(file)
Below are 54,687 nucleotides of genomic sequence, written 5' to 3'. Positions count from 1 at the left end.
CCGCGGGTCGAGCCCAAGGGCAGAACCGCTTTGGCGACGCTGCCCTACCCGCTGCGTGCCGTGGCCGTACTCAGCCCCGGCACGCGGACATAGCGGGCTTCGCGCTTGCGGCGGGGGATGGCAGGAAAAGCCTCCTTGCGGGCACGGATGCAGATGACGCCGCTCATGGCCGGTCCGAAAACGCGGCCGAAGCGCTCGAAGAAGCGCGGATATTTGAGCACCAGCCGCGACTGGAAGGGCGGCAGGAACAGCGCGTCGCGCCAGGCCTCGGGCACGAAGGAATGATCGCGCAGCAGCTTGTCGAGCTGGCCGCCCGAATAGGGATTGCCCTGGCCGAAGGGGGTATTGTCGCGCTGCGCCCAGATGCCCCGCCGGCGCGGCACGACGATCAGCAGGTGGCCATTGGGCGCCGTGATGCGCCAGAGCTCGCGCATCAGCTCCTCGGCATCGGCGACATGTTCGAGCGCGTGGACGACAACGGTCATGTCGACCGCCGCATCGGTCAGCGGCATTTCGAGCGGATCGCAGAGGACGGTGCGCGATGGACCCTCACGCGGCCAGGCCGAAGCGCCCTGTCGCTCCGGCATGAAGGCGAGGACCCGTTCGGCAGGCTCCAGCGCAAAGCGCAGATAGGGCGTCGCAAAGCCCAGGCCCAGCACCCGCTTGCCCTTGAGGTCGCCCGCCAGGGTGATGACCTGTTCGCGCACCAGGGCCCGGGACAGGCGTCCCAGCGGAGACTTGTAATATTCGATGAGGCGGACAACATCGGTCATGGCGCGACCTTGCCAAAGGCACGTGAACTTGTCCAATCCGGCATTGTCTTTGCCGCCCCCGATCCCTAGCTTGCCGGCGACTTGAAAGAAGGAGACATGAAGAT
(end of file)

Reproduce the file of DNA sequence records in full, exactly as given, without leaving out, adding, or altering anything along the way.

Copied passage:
Below are 54,687 nucleotides of genomic sequence, written 5' to 3'. Positions count from 1 at the left end.
CCGCGGGTCGAGCCCAAGGGCAGAACCGCTTTGGCGACGCTGCCCTACCCGCTGCGTGCCGTGGCCGTACTCAGCCCCGGCACGCGGACATAGCGGGCTTCGCGCTTGCGGCGGGGGATGGCAGGAAAAGCCTCCTTGCGGGCACGGATGCAGATGACGCCGCTCATGGCCGGTCCGAAAACGCGGCCGAAGCGCTCGAAGAAGCGCGGATATTTGAGCACCAGCCGCGACTGGAAGGGCGGCAGGAACAGCGCGTCGCGCCAGGCCTCGGGCACGAAGGAATGATCGCGCAGCAGCTTGTCGAGCTGGCCGCCCGAATAGGGATTGCCCTGGCCGAAGGGGGTATTGTCGCGCTGCGCCCAGATGCCCCGCCGGCGCGGCACGACGATCAGCAGGTGGCCATTGGGCGCCGTGATGCGCCAGAGCTCGCGCATCAGCTCCTCGGCATCGGCGACATGTTCGAGCGCGTGGACGACAACGGTCATGTCGACCGCCGCATCGGTCAGCGGCATTTCGAGCGGATCGCAGAGGACGGTGCGCGATGGACCCTCACGCGGCCAGGCCGAAGCGCCCTGTCGCTCCGGCATGAAGGCGAGGACCCGTTCGGCAGGCTCCAGCGCAAAGCGCAGATAGGGCGTCGCAAAGCCCAGGCCCAGCACCCGCTTGCCCTTGAGGTCGCCCGCCAGGGTGATGACCTGTTCGCGCACCAGGGCCCGGGACAGGCGTCCCAGCGGAGACTTGTAATATTCGATGAGGCGGACAACATCGGTCATGGCGCGACCTTGCCAAAGGCACGTGAACTTGTCCAATCCGGCATTGTCTTTGCCGCCCCCGATCCCTAGCTTGCCGGCGACTTGAAAGAAGGAGACATGAAGAT